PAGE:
State

Families sue county over deadly Stanislaus County chase

A 27-year-old man who killed three people in a collision during a high-speed chase with sheriff's deputies will be sentenced next month to nearly 30 years in prison.

But the families of those who died say Francisco Martinez, the man behind the wheel of the stolen car, isn't the only one to blame.

They've filed two wrongful death lawsuits in Stanislaus County Superior Court seeking unspecified damages against the county and Sheriff's Department for improperly chasing Martinez through north Modesto.

Among the dead were Martinez's passenger and cousin, Brandon Ellis, 20, of Riverbank. Martinez's car collided with a black sedan, killing driver Steven Jackson, 53, of Modesto and passenger Heather Miller, 40, of San Leandro.

Attorney Jim Struck, who represents the Jackson family, said there have been "inconsistencies" in the Sheriff's Department's report of events. He says the family wants answers.

"All they've got left now is trying to figure out what happened and make sense out of Steven's death," Struck said. "They never really got a fluid, complete story from the Sheriff's Department about what happened."

The lawsuit seeks to find out if deputies stuck to their department's pursuit policy.

"It's a stolen car. It's a property crime at this point. We've got the car identified," Struck said. "At what point do we start risking life and limb of innocent citizens?"

In court papers, sheriff's officials say the law shields officers from liability for suspect pursuits.

Sheriff Adam Christianson said it's "standard" practice to investigate accidents involving deputies. But he would not comment on any personnel actions that resulted.

Christianson called the incident "tragic," but said the blame should be placed squarely on the suspect who chose to run from law enforcement.

"Police pursuits are dangerous, but I don't believe we should be sending a message to criminals in the community that says you can commit a crime, jump in a car and speed away and law enforcement is not going to chase you," Christianson said. "The deputy sheriff didn't make the choice to engage in the chase; the suspects made the choice by fleeing."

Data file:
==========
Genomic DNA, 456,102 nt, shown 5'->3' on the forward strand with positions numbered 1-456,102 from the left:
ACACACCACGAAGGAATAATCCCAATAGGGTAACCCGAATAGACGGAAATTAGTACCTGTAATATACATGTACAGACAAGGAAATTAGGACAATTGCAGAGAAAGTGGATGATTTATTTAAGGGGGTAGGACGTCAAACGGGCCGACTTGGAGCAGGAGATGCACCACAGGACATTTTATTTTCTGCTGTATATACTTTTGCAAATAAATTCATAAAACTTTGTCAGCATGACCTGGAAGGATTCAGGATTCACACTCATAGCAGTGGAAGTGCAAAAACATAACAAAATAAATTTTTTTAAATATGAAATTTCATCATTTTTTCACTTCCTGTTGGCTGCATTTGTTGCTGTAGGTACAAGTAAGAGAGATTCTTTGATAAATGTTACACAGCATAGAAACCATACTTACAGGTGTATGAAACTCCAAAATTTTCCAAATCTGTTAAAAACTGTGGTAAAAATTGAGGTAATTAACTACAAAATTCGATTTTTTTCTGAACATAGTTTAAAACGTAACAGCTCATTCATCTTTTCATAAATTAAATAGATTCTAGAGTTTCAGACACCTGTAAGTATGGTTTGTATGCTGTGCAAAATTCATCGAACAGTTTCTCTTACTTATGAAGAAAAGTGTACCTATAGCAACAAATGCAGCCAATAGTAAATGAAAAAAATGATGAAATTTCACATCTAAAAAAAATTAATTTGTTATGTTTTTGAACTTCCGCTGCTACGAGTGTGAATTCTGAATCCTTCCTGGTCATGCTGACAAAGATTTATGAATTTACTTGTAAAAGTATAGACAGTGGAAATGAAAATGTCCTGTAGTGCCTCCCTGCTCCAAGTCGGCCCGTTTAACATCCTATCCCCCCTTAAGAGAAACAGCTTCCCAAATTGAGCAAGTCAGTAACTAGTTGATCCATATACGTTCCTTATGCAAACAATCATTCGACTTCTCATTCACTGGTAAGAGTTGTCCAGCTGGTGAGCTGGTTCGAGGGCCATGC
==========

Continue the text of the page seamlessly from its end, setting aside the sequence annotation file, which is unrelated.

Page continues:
According to the Sheriff's Department:

On Dec. 9, 2007, at 2:18 p.m., someone reported two men suspiciously dropping off one car and picking up another on Bangs Avenue near North Star Way in north Modesto.

Minutes later, two deputies in patrol cars spotted the white Mitsubishi sport utility vehicle described in the area where suspicious activity had been reported. They chased the vehicle east on Claribel toward Riverbank.

Martinez's erratic driving in heavy traffic prompted the deputies to call off the chase within about 40 seconds, authorities said at the time, but the fatal accident had just occurred about half a mile ahead of the deputies' cars.

Authorities said Martinez hit speeds up to 70 mph in a congested portion of two-lane Claribel. They said Martinez was trying to pass a car in his eastbound lane when he hit the car carrying Jackson and Miller head-on. Family members said the pair were out Christmas shopping.

About 300 people are killed each year in police chase accidents in the United States, and nearly one-third are innocent victims, according to a study by Harborview Injury Prevention and Research Center of Seattle, which evaluated National Highway Traffic Safety Administration reports from 1994 to 2002.

Bee staff writer Merrill Balassone can be reached at mbalassone@modbee.com or 578-2337.

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